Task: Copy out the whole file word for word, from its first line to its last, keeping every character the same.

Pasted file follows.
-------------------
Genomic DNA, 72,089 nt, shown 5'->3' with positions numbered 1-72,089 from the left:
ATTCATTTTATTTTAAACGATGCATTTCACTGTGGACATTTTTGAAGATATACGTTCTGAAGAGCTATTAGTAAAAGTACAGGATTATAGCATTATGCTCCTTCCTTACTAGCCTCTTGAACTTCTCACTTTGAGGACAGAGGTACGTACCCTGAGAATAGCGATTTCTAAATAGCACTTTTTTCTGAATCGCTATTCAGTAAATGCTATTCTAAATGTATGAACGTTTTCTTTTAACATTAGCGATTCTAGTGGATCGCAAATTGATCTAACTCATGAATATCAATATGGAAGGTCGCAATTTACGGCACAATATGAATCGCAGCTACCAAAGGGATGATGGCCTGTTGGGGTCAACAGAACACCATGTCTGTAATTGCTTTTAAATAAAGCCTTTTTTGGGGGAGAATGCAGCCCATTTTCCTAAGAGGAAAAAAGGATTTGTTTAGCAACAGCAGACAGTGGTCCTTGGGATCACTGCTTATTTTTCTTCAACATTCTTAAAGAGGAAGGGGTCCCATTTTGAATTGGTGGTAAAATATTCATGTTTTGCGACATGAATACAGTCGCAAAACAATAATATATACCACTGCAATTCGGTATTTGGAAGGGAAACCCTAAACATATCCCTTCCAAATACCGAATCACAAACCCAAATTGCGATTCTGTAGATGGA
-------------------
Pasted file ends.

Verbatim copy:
Genomic DNA, 72,089 nt, shown 5'->3' with positions numbered 1-72,089 from the left:
ATTCATTTTATTTTAAACGATGCATTTCACTGTGGACATTTTTGAAGATATACGTTCTGAAGAGCTATTAGTAAAAGTACAGGATTATAGCATTATGCTCCTTCCTTACTAGCCTCTTGAACTTCTCACTTTGAGGACAGAGGTACGTACCCTGAGAATAGCGATTTCTAAATAGCACTTTTTTCTGAATCGCTATTCAGTAAATGCTATTCTAAATGTATGAACGTTTTCTTTTAACATTAGCGATTCTAGTGGATCGCAAATTGATCTAACTCATGAATATCAATATGGAAGGTCGCAATTTACGGCACAATATGAATCGCAGCTACCAAAGGGATGATGGCCTGTTGGGGTCAACAGAACACCATGTCTGTAATTGCTTTTAAATAAAGCCTTTTTTGGGGGAGAATGCAGCCCATTTTCCTAAGAGGAAAAAAGGATTTGTTTAGCAACAGCAGACAGTGGTCCTTGGGATCACTGCTTATTTTTCTTCAACATTCTTAAAGAGGAAGGGGTCCCATTTTGAATTGGTGGTAAAATATTCATGTTTTGCGACATGAATACAGTCGCAAAACAATAATATATACCACTGCAATTCGGTATTTGGAAGGGAAACCCTAAACATATCCCTTCCAAATACCGAATCACAAACCCAAATTGCGATTCTGTAGATGGA